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A clinic based survey of blindness and eye disease in Cambodia
  1. Ian Thomson
  1. Christian Service Society Eye Hospital, 66 Rupsha Strand Road, Khulna, Bangladesh
  1. I Thomson, 3 Hillgate Street, Terrington St Clement, King’s Lynn PE34 4NS.


AIMS To survey the spectrum of eye disease presenting to rural eye clinics in Cambodia.

METHODS A total of 1381 patients seen consecutively at 13 eye clinics were examined and the findings recorded.

RESULTS 231 (16.7%) were bilaterally blind (visual acuity <3/60 in both eyes); 263 (19%) were unilaterally blind, and 169 (12%) had low vision (visual acuity <6/18 in the better eye). Cataract was the commonest cause of visual loss in all three categories and was responsible respectively in 69%, 40%, and 55% of each group. Trachoma was diagnosed in 13% of patients. Thirty three of them needed lid surgery for trichiasis.

CONCLUSION With the difficult practical and political situation in Cambodia there seems little prospect of making substantial inroads into the backlog of avoidable blindness in the near future.

  • blindness
  • eye disease
  • Cambodia
  • survey

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Cambodia lies in South East Asia bordered by Thailand to the west, Laos in the north, Vietnam to the east, and the Gulf of Thailand in the south. The land area is 69 898 square miles and the population approximately nine million, 90% of whom live in the rural areas. The capital city, Phnom Penh, has an estimated population of one million. The country is poor with a per capita gross national product of US$150.00, a life expectancy of 51, and a literacy rate of 35%. The climate is tropical monsoon.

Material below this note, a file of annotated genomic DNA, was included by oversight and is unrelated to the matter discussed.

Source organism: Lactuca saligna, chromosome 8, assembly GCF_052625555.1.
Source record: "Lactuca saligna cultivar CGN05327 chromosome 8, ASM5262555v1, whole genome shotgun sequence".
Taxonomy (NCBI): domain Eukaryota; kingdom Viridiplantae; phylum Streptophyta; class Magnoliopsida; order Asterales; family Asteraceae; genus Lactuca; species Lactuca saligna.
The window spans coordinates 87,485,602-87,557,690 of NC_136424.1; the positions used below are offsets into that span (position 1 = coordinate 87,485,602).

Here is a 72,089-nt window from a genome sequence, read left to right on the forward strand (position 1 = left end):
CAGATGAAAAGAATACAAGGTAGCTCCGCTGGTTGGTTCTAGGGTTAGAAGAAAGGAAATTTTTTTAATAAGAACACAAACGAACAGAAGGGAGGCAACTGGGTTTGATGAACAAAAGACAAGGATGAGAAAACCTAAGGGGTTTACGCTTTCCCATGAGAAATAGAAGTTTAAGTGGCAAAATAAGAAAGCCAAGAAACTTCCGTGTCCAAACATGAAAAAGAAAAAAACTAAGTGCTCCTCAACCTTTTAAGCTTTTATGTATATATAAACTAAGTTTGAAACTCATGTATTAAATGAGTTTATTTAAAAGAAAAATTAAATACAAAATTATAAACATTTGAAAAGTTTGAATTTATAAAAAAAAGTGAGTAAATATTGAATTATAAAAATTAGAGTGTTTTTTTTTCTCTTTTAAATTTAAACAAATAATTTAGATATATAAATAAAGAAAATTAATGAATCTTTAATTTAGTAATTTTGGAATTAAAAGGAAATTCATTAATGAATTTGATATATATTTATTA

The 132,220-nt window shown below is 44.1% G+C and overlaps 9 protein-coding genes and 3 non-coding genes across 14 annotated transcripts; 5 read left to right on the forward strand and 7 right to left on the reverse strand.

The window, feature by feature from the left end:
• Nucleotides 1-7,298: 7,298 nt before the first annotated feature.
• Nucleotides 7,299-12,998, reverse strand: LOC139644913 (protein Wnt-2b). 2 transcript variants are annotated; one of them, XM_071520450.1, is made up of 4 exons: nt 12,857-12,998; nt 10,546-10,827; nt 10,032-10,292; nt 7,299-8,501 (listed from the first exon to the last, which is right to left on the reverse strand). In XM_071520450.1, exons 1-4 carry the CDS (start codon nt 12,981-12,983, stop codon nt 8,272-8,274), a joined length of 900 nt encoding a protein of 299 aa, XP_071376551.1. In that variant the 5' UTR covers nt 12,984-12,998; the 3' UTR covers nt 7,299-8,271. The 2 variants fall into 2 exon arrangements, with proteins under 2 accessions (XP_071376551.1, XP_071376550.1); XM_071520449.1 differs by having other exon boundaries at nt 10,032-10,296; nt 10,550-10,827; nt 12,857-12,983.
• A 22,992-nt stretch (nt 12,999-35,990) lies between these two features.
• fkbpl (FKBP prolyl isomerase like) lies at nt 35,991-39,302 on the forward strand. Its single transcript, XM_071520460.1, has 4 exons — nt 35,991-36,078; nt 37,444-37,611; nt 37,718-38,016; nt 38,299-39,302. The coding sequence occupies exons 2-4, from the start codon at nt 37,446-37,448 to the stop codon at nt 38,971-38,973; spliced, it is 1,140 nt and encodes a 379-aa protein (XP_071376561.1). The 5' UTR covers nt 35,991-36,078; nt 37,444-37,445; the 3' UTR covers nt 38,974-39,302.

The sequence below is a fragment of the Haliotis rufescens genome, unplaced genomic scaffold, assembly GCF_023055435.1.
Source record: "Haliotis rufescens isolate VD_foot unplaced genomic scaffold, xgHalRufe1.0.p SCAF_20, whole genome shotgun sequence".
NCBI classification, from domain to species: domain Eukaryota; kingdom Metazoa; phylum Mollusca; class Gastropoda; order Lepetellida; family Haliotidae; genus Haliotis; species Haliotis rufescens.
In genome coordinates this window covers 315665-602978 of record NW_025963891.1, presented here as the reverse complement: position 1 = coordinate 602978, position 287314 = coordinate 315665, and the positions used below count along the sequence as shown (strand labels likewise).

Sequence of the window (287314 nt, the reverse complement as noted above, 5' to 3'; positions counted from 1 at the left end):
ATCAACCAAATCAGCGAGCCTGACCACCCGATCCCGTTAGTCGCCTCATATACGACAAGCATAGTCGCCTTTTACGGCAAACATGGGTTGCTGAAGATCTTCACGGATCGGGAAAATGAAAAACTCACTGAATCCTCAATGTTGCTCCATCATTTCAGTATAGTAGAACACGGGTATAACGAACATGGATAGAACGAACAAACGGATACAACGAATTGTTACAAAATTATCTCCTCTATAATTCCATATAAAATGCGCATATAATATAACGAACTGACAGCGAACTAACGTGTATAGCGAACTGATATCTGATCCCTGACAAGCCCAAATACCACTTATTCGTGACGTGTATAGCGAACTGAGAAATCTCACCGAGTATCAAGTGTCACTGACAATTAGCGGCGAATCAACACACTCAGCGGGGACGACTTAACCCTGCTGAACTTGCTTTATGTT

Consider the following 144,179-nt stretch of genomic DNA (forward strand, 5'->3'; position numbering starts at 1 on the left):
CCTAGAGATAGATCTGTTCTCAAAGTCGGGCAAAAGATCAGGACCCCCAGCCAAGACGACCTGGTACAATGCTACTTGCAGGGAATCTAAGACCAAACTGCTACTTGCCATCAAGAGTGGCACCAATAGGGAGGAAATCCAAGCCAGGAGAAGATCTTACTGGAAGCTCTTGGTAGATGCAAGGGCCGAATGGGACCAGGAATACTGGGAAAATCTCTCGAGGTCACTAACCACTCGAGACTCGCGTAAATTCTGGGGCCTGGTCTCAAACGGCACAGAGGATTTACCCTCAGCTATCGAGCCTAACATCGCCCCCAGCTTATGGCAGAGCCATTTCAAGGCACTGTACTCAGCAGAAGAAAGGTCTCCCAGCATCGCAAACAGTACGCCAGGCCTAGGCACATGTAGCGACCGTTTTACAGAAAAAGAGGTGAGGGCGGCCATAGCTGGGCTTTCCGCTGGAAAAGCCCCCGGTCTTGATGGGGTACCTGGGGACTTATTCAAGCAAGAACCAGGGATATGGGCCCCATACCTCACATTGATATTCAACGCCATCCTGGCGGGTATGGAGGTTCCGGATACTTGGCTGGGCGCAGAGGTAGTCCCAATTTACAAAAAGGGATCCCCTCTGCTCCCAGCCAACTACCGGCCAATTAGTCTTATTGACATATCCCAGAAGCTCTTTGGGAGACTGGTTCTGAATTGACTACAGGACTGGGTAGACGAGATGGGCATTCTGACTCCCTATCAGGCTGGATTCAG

From 1975 to 1979 the country was under the control of the Khmer Rouge led by Pol Pot. During that time an estimated two million Cambodians were executed or starved to death. The educated section of the population was particularly targeted and most of the doctors, nurses, teachers, lawyers, etc were either killed or else managed to flee the country. Cambodia has yet to recover from this horror. Eye care services continue to reflect the lack of trained personnel.

Patients and methods

A series of 13 eye clinics was prearranged in the rural areas of the three provinces close to Phnom Penh—Kandal, Kampong Speu, and Takeo. The local people were told via non-governmental agencies working in the area that an eye team would visit on a particular date. None of the patients was preselected or screened and so may be taken as representative of the spectrum of eye disease presenting to rural eye clinics. The clinics were carried out between 22 April and 10 May 1996.